Let's say E1 = rolling a 10, then E1 = { (4,6),(5,5),(6,4) } .
Let's say E2 = rolling the same number on both dice,  then E2 = {(1,1),(2,2), (3,3),(4,4)(5,5),(6,6) } .
Find the probability of rolling either a 10 or the same number on both dice.

Pr(E1) =

 

Pr(E2) =

6 possible combinations out of 36 samples
only 1  possible throw (5,5)
subtract the throw in common to both events

 

Section 6.4  Calculating Probabilities of Events 

Experiments with Equally Likely Outcomes

If a sample space has N equally likely outcomes, the the probability of each outcome is 1N.
Given an Event E in that sample space consisting of M outcomes:

Complement Rule

Let E be any event, E ' its complement.  Complement means not in E.  Then,
Pr(E) = 1 - Pr(E ' )
If  Pr(E ') = 0.6  , then Pr(E) = 1 - 0.6 = 0.4

Example  Compare problem #4  and #5 on page 268

Question #4 Five numbers are chosen at random from the whole numbers between 1 and 13, inclusivewith replacement

  1. What is the probability that all the numbers are even?
    The set of even numbers = {2,4,6,8,10,12}. There are 6 even numbers.
    Since the probability of getting any even number is the same and we pick 5 numbers with replacement.

  2. What is the probability that all the numbers are odd?
    The set of odd numbers = {1,3,5,7,9,11,13}. There are 7 odd numbers.
    Since the probability of getting any odd number is the same and we pick 5 numbers with replacement.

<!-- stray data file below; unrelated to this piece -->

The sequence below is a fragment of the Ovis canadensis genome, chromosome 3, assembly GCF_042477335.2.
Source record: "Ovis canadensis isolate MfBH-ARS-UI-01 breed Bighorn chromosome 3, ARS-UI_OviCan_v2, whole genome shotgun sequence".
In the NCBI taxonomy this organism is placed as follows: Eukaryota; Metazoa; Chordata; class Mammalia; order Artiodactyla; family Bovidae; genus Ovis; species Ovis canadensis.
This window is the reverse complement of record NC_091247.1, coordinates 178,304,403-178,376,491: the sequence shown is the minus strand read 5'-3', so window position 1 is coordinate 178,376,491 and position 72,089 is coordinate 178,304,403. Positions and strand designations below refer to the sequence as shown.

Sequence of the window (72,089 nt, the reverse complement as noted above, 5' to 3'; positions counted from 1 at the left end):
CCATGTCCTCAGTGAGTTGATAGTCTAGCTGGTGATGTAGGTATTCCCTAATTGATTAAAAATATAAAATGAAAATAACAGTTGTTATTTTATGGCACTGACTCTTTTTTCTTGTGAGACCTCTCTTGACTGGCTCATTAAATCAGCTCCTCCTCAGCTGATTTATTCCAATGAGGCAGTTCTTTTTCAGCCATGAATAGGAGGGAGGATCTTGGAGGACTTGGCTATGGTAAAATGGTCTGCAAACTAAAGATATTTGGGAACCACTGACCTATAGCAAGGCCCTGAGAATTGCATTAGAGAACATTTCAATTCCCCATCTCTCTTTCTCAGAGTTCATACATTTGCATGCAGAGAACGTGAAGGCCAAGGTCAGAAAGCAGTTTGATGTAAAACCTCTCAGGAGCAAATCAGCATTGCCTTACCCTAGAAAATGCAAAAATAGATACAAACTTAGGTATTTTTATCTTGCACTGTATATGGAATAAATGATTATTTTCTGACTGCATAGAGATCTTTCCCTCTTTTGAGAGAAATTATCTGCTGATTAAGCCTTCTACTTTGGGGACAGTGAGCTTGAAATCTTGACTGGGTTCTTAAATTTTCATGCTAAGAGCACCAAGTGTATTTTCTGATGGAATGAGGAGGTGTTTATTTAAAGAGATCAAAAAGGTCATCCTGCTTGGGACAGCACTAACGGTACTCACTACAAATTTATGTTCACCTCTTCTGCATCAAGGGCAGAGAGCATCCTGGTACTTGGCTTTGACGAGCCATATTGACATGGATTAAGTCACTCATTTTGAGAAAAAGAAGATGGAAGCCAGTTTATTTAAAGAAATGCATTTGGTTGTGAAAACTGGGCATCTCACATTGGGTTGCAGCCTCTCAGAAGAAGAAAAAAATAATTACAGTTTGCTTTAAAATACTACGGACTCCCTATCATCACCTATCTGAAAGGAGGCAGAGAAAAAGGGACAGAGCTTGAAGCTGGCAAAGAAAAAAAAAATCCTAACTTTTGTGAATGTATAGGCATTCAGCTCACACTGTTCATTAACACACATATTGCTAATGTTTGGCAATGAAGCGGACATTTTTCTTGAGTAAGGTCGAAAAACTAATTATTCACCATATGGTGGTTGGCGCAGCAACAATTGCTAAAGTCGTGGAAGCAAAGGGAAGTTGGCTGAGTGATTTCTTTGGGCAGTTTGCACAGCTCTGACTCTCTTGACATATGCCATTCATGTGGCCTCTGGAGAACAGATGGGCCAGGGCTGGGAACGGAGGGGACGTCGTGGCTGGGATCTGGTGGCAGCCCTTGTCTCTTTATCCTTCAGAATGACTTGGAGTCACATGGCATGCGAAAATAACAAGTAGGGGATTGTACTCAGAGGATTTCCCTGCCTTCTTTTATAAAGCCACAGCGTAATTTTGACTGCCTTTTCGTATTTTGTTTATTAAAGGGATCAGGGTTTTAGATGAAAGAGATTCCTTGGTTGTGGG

3. What is the probability that at least one of the numbers is odd?
    It is easier to figure out the probability of no odd numbers, that is all even numbers.
    Pr(no odd)  = 1 - Pr( all even) = 1 - 0.02 = 0.98   or

Question #5 Five numbers are chosen at random from the whole numbers between 1 and 13, inclusivewithout replacement

  1. What is the probability that all the numbers are even?
    The set of even numbers = {2,4,6,8,10,12}. There are 6 even numbers.  But, once we pick the first even number, there are only 5 even numbers left to choose from. This is a combination.

    There 6 ways to choose 5 numbers out of 6.
    There 1,287 ways to choose 5 numbers out of 13.
  2. What is the probability that all the numbers are odd?
    The set of odd numbers = {1,3,5,7,9,11,13}. There are 7 odd numbers.

    There 21 ways to choose 5 numbers out of 7.
    There 1,287 ways to choose 5 numbers out of 13.
  3. What is the probability that at least one of the numbers is odd?
    It is easier to figure out the probability of no odd numbers, that is all even numbers.
    Pr(no odd)  = 1 - Pr( all even) = 1 - 0.005 = 0.995

When you are ready, click here for the assignment for this section.